This was Rowland Brown’s first film as a director. He was previously a newspaper reporter and contract writer for Fox. Rumors about his drinking and connections to real-world gangsters, coupled with his tendency to abandon films midway through production led to a lean but promising body of work. He would go on to direct only three more pictures: Hell’s Highway (1932), Blood Money (1933), and The Devil is a Sissy (1936). He would continue to write for film sporadically, most notably nominated by the Academy for Best Original Story on Angels with Dirty Faces (1938).

Brown’s direction reveals a keen eye for how to use light, framing and staging to allude to violence without explicitly showing the act on screen. These cinematographic decisions obscure the truly bad aspects of Bugs’ nature and instead encourage the viewer to see him as a man caught between two worlds. He is split between two women: devoted Daisy and wealthy Dorothy; and two organizations: his original street-gang and the industrialists at the top. Buildings explode, fires are set, people are shot; but Bugs manages to distance himself from the very acts that permit his lavish lifestyle. The viewer never sees Bugs commit an act of violence, only the results of his decision-making and orders to his henchmen. One low-angle shot of a troublesome newspaper reporter frames only his slippered feet as we hear the clacking of a typewriter. His assassin is similarly unseen, committing the act as a mere shadow on the wall. Brown leaves it to the viewer to make connections, draw conclusions, and fill in the gaps; in this way permitting his audience to gain a deeper sense of the seedy Depression Era underworld that included both streetwise racketeers and the corrupt ultra-rich.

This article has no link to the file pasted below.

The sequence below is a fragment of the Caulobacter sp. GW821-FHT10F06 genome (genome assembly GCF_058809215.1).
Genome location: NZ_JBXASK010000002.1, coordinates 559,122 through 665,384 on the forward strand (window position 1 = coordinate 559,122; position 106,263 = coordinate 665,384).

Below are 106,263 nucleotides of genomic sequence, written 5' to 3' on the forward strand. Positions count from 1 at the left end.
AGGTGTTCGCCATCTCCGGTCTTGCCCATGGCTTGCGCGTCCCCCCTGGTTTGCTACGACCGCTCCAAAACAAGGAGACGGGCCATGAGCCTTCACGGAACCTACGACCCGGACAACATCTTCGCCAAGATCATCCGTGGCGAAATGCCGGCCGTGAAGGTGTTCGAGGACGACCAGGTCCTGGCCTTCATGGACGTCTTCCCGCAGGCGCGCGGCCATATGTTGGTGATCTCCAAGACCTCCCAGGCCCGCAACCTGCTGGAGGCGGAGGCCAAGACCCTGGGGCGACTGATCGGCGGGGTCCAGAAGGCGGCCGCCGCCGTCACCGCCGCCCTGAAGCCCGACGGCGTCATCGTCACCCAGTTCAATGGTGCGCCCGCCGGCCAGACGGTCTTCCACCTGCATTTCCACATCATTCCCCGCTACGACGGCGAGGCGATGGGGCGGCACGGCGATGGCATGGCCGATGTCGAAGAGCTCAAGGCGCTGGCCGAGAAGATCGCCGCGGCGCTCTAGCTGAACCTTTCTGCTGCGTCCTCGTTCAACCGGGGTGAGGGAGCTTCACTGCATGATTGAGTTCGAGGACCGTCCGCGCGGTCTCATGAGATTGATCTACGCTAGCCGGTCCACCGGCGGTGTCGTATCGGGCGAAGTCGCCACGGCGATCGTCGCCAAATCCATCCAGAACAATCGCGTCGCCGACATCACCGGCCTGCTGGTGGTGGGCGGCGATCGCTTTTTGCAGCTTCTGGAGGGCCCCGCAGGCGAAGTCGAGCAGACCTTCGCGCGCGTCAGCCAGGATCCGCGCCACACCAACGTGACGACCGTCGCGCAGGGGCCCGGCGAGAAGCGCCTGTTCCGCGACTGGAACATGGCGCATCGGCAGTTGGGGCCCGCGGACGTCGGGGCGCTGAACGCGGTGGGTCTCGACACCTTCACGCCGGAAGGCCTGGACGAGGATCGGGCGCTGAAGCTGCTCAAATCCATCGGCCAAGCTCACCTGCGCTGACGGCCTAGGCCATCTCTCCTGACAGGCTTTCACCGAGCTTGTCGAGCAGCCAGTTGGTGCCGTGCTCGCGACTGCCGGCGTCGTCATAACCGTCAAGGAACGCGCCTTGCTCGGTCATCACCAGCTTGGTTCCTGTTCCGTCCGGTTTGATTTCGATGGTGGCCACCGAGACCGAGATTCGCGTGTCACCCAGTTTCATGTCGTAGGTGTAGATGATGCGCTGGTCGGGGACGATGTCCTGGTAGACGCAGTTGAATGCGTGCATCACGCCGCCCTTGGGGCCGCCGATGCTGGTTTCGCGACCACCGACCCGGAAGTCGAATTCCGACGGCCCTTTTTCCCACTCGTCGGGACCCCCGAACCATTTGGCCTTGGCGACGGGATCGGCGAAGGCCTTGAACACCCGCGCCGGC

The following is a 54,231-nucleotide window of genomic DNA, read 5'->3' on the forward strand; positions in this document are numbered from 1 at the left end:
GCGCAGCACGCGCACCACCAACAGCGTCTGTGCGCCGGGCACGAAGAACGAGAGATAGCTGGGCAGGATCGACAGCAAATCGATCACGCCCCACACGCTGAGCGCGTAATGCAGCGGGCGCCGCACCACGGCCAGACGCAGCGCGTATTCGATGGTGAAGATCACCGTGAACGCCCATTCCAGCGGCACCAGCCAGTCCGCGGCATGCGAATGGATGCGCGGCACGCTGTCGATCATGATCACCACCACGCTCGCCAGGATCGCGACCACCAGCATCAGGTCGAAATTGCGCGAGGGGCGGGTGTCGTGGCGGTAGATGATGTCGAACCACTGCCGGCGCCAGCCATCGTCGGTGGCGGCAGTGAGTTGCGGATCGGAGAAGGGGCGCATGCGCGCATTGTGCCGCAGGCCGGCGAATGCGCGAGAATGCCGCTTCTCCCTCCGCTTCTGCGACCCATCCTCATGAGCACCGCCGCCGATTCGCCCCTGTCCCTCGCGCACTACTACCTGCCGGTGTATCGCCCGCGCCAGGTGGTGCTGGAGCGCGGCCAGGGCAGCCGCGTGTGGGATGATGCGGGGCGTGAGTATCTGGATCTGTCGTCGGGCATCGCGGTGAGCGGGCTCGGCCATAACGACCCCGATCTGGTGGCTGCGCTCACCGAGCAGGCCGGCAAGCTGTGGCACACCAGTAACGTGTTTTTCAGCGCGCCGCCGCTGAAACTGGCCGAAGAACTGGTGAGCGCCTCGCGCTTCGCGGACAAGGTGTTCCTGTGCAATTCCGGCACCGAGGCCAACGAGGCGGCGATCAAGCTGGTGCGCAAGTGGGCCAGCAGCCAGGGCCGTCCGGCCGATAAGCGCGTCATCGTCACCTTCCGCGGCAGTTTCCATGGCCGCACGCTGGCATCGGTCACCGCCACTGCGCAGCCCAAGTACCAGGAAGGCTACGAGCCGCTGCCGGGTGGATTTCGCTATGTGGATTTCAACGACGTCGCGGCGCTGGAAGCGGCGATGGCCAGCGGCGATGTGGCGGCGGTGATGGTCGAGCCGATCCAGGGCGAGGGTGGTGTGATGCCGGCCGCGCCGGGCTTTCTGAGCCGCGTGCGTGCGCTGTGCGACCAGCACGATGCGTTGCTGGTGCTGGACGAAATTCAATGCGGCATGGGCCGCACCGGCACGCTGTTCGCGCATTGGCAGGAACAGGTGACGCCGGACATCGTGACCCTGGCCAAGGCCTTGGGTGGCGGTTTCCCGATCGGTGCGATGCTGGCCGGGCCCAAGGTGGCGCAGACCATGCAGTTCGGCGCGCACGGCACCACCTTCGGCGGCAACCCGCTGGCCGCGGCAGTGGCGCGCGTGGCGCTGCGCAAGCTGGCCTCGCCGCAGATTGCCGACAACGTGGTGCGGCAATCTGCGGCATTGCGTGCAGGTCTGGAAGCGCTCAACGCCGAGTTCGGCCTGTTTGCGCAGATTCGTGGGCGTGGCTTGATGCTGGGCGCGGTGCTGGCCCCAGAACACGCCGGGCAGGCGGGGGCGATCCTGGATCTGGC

According to Variety, Brown received a bonus of $1,000 for “continuity and cutting.” The story is told elliptically through quickly-cut vignettes that trace Bugs’ underworld career from 1925 to 1931. A lion’s share of these segments include short, snappy one-liners. A 1936 New York Times article on early sound films praises Quick Millions as contributing to a new cinematic style that cut down on dialogue: “The rapid rhythm of Quick Million ’s continuity was built up from short scenes; the dialogue was correspondingly laconic. Each scene quietly thrust home a point of character or plot—and stopped.” Brown economically highlights dialect and linguistic differences in nearly every scene. For example, Tracy’s character will routinely translate words for his lower-class crew members. At one point, he deciphers the word ‘prestige’ to his right-hand man, Jimmy.

BUGS: You know going around with her gives me a lot of prestige.

JIMMY: A lot of what?

BUGS: Front, you half-wit. Front.

Bugs is the gangster equivalent of the Western genre’s “man who knows Indians”—a conduit between two separate cultures; a tragic figure who understands both sides but cannot fully join either of them. Born in Milwaukee, Wisconsin in 1900, Spencer Tracy was perfectly suited to the role of truck driver turned millionaire. Tracy’s mother, Caroline, was from a wealthy, Mid-western, Presbyterian family. His father was an Irish Catholic truck salesman.